At the end of February, I had the great privilege of attending the annual National Association for the Education of Young Children (NAEYC) Public Policy Forum as part of my state team, the Connecticut Association for the Education of Young Children (CTAEYC). The field was well-represented: teaching staff and administrators, as well as professional development providers and advocates from a non-profit campus-based child care center, a family child care, a non-profit hospital-based child care center, a for-profit child care center, and two training, support, and research centers for early childhood programs in Connecticut.
Research has long examined the different ways in which students gain from early childhood education, but two new studies from Tulsa have shown some new areas of gains in Head Start Programs, as well as school readiness gains being closely predicted by the CLASS tool. While variation between classes and schools continue to be a problem in early childhood education outcomes, CLASS is driving schools towards greater success.
As anyone who has been to a CLASS training can attest, we are all about incremental growth, resisting the urge to promise a “quick-fix.” But, it can be hard to resist the urge to promise overnight changes, even though many indications point to slow, steady improvement being more likely to lead to lasting change.
What is quality in early education classrooms, and how can we make sure that more children—especially those from low-income families—experience it? Our own and others’ research shows that classroom interactions between teachers and their students provide the strongest indicators of quality.
Personally, I get tired of the knee-jerk teacher bashing that often occurs when people compare U.S. student achievement to that in other countries. It is true that by many measures, U.S. education results lag behind those of other developed nations. But, guess what? There are good reasons for that, and those reasons suggest tangible, attainable solutions for education leaders.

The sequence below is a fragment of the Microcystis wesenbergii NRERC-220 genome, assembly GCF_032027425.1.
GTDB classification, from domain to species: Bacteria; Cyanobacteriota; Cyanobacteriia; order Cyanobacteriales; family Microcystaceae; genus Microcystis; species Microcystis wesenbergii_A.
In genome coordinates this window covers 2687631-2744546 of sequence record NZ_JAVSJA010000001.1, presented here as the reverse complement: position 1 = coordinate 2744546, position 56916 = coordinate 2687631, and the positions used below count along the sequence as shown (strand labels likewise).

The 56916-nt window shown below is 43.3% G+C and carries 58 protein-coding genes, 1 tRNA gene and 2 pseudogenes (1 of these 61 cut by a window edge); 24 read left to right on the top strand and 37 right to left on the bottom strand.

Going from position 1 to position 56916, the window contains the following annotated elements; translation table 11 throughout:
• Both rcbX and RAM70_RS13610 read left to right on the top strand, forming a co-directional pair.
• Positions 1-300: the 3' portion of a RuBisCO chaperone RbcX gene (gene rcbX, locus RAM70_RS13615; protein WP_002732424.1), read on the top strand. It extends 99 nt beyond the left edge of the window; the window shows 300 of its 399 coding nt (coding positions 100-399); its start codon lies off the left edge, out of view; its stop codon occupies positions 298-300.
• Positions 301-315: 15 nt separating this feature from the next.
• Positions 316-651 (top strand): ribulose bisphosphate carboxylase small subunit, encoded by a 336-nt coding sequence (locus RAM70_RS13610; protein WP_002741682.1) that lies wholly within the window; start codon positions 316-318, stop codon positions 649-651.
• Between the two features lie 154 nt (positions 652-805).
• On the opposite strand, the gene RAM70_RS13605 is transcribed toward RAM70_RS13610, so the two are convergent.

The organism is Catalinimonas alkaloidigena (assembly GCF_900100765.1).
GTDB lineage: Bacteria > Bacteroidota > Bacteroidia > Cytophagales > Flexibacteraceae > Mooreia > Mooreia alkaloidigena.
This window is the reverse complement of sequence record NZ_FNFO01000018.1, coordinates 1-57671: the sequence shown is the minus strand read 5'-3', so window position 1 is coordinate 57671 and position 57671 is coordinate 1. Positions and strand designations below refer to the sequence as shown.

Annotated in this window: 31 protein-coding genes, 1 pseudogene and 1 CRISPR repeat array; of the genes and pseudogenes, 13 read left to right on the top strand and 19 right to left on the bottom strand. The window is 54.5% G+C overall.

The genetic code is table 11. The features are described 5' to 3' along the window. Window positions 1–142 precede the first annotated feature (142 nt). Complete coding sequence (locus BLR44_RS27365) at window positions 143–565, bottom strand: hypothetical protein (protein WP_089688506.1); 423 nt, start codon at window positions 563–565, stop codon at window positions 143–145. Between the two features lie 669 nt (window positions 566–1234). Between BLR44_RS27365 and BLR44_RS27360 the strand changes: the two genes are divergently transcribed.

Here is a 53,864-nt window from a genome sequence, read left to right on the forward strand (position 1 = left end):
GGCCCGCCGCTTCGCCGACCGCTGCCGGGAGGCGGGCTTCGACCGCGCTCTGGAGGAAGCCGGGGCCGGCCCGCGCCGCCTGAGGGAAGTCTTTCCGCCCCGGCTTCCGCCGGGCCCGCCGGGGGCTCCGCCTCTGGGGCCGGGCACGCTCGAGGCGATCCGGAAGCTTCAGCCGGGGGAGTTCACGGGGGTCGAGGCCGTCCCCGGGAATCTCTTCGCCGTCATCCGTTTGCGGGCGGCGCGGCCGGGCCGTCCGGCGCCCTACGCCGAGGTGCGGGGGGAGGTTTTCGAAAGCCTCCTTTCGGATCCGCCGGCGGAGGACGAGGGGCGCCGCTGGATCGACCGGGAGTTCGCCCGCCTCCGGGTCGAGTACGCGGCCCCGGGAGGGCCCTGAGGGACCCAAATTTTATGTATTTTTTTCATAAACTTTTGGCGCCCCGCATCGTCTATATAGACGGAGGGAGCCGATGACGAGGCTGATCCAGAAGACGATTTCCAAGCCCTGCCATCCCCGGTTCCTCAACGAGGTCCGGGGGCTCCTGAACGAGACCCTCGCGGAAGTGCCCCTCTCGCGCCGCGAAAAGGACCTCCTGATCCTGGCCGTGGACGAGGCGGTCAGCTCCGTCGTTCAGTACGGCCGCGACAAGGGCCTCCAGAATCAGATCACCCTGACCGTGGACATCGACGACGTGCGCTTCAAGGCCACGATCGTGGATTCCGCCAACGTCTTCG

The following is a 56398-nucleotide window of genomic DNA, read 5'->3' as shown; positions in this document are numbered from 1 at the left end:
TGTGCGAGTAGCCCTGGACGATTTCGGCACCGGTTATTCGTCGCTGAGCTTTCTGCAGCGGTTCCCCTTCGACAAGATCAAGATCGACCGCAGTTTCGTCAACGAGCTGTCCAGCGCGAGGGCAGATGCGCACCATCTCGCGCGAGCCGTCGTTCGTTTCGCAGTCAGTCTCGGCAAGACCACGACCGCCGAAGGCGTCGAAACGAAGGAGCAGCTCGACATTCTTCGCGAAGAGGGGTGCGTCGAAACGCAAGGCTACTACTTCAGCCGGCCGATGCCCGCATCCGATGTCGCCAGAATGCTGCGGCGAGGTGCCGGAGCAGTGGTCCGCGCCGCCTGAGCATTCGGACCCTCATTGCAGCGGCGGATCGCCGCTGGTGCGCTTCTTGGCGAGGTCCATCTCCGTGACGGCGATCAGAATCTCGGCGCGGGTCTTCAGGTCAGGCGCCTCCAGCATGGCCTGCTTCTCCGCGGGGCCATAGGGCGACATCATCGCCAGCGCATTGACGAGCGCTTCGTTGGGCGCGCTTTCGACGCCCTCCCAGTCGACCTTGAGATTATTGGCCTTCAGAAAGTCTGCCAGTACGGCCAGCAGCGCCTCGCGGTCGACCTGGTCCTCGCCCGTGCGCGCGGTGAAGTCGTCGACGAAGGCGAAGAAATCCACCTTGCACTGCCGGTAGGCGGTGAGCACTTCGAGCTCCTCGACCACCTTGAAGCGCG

Last Friday, the federal Office of Planning, Research, and Evaluation (OPRE) published an evaluation of the Office of Head Start’s (OHS) Designation Renewal System (DRS). Given the complex nature of the study, from the recruitment of the sample to the numerous quality measures, we thought it would be helpful to put the findings in context and begin to address the important questions raised in this report. We also are pleased to provide this snapshot summary of the research on the CLASS® involving thousands of classrooms and tens of thousands of students across the age levels, from infant care through secondary education. In collaboration with practitioners, researchers, and policymakers across the field, we are learning and building on our commitment to ensuring outstanding early childhood education for every child in every classroom.
At our recent 2016 InterAct CLASS Summit, we asked a group of educators to share their biggest difficulties in implementing professional development within their organizations. Despite the group’s diverse backgrounds, they reported similar challenges:
Uneven teacher skill sets
Planning and logistics
We're excited to introduce the next post in our four-post series discussing strategies to help with these common challenges.
At this year’s InterAct Summit, Bridget Hamre delivered a powerful message during the opening keynote. We pulled out some of her key points into a two-part blog series, Interactions Are Our Core. Below is the second part of a two-part series on Interactions Are Our Core. You can find the first part here.